‘Thank you,’ I say. They both nod and it seems I’m watching them in slow motion.

There’s a tension that I’m loathe to break because it might undo all my ideas of what is true. But I can’t wait any longer.

‘Where is this place? Who are you?’ I ask.

‘Oh my dear,’ says the woman. ‘Don’t you already know?’

I think I do, but I’m reluctant to say it. It’s ridiculous. But they’re waiting. There is expectation in the silence. These are the questions they’ve been waiting for me to ask.

‘You’re….Father Christmas.’ I blurt.

The man laughs, nodding. ‘But you can call me Santa!’

‘And this is my wife, Frija – or Mrs Claus.’

I shake my head, more to clear it than in denial.

‘You don’t believe it?’ he says.

I ponder the question. Of course I don’t believe it. I haven’t believed in Santa since I was a child. But here I am and I somehow knew it from the moment I saw the big tree and there doesn’t seem to be another explanation that I’m happy with.

‘I believe it. Right now I believe it. But how? I know there aren’t any settlements up here. This place can’t exist. You can’t exist.’

They both laugh then. Mrs Claus leans forward and her face is suddenly serious.
‘This is a world between worlds,’ she says. ‘It’s not a place you can touch from the outside. And not a place that just anyone can visit – or even see. Call it a dream, call it a mirage, whatever you like, but it’s as real as the world you come from.’

‘So I’m not dreaming then? I’m not still out there in the storm?’ She doesn’t answer, only smiles.

Santa pushes his chair back suddenly and claps his hands. ‘You’ll be wanting a tour,’ he says. Mrs Claus rises too and they wait for me to follow. They lead me through convoluted passageways, up and down stairs, past bedrooms, sitting areas, studies and kitchens, but nothing I see is what I imagine Santa’s village to be. This is just a house, if an eccentric one.

In the end I blurt it out: ‘Where are the workshops…where are the…elves?’ I shrug apologetically. This still seems ridiculous.

‘Ahhh,’ he says. ‘You want to see where the magic happens.’

Mrs Claus nudges him playfully. ‘Of course she does.’

He nods. We’re standing in front of an arched door. He sweeps it open and I peer in. Not another bedroom or living room this time, but a tunnel. Narrow and smooth and carved from the earth itself. I can see soil and roots and worms. Like everything in this world it twists and turns, but finally we reach another door, labelled ‘workshop’. I take a deep breath as Santa turns the handle.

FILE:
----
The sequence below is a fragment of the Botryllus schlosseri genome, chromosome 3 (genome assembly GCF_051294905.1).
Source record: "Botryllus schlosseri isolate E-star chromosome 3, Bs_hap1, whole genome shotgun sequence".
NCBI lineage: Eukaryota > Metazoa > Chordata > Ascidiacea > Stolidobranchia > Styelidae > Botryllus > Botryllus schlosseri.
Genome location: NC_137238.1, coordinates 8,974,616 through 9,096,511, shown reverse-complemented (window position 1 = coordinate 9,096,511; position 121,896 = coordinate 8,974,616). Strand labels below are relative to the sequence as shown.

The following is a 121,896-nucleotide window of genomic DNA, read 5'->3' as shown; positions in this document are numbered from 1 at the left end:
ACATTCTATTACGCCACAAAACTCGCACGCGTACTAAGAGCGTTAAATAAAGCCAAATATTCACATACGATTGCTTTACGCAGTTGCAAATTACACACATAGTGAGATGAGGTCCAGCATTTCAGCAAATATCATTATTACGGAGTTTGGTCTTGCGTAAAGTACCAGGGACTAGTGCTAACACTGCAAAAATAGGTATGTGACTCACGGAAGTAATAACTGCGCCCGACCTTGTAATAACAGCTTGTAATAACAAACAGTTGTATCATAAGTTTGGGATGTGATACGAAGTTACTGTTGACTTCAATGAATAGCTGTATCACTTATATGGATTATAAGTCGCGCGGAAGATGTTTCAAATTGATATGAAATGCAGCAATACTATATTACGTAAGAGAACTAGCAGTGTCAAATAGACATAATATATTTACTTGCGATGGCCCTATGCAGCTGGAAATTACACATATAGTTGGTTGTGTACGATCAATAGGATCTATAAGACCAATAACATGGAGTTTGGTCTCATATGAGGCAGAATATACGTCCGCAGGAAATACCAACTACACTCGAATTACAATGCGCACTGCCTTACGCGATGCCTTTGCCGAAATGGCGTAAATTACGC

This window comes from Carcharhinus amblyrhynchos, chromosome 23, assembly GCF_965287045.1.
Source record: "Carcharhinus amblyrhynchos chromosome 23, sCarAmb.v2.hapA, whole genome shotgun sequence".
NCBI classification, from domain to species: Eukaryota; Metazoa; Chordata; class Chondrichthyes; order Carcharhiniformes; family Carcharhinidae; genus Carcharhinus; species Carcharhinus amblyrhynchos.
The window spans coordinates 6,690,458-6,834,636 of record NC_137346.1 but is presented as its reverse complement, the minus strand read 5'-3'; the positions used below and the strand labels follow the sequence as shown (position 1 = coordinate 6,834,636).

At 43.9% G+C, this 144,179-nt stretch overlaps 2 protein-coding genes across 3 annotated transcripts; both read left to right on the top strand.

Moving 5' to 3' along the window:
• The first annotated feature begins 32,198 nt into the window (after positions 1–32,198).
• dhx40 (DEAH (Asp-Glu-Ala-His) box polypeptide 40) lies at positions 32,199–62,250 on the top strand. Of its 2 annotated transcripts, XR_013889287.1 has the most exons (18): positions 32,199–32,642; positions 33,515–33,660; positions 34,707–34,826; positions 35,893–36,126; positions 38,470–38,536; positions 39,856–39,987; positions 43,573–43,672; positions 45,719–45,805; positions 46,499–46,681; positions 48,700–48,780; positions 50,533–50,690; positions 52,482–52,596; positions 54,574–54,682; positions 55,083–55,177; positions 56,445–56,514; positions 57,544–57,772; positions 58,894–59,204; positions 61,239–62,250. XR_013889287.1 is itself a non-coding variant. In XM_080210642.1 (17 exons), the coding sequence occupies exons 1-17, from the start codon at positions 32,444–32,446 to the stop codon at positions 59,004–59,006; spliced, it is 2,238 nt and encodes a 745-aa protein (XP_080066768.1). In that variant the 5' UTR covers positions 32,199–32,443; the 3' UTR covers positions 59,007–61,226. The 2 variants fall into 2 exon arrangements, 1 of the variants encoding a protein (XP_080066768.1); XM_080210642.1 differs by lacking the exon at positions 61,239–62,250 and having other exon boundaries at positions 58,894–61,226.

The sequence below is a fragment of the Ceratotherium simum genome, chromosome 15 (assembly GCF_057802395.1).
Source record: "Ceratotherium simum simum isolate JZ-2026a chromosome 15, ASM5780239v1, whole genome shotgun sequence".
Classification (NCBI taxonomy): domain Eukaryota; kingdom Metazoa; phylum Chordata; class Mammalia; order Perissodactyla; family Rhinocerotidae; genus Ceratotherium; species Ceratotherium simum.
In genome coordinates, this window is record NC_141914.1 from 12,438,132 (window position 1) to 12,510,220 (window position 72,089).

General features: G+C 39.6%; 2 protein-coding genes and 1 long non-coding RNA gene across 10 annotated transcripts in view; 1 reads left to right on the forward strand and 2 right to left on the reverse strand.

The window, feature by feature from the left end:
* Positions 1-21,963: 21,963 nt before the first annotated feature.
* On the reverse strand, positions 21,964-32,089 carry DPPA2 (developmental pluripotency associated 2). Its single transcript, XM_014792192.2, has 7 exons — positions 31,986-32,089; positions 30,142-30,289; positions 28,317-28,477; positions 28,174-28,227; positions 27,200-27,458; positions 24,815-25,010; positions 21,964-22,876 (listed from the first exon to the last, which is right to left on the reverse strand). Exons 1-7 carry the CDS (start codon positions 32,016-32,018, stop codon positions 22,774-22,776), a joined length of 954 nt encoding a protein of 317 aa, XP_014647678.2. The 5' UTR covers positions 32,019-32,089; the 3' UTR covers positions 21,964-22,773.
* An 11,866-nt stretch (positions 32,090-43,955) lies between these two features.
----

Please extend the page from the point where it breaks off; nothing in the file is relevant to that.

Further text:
This is like no workshop I’ve ever seen – or imagined. There are no work-benches. No tools. No piles of toys. The room is huge, circular, sloping up to a skylight. Every wall is lined with shelves and on every shelf there are rows of books. There are piles of books on the floor too, some in stacks, some lying open. And between them, figures roam – small figures with pointed ears.

‘But this is a library!’ I say.

‘Of a sort,’ Mrs Claus says. ‘Come and see.’

I follow them further into the room. The elves are engrossed in their work, but I’m not sure what work that is. They gesture and dance, sing and sway, shout and mutter. I realise that the room, which seemed silent when we entered, is a blur of noise and movement. And when I look more closely, I see the pictures. Suspended in the air. Transparent, moving images. Like holograms, though I suspect Santa’s village isn’t computerised. There are dozens of them. Mirages. I gasp and stutter, swinging my head from side to side to try to grasp what it is I’m seeing.

‘This isn’t what you expected.’ Says Santa.

‘No.’ I tear my eyes away from the kaleidoscope and focus on Santa.

‘I expected workshops full of elves making toys for you to deliver on Christmas Eve.’

‘I don’t deliver toys,’ he says.

I stop in shock. ‘But you do! You’re Santa. That’s what you do.’

‘Is it?’ he says.

I nod my head vehemently and Santa smiles.

‘It’s true,’ he says. ‘There was a time I loaded my sack with toys and delivered them around the globe. You could be sure there would be a gift from Father Christmas under your tree.’ He looks a little sad.

‘And now?’

He spreads out his arms in a big shrug. ‘Nobody needs toys from Santa anymore. They have quite enough under the tree as it is.’

I’m stunned into silence for a moment. ‘But…but surely that’s not true. You’re still needed. Not every child has toys.’

He nods. ‘And I still have something up my sleeve for those boys and girls.’

‘But on Christmas Eve, what do you do…have you retired?’

He laughs. ‘I do what I’ve always done. I get in my sleigh and I travel the world.’ He walks through the workshop and I follow.

‘But you said…what’s the point?’

‘Do you know what the elves are doing here?’ he says.

I shake my head.

‘They’re conjuring dreams.’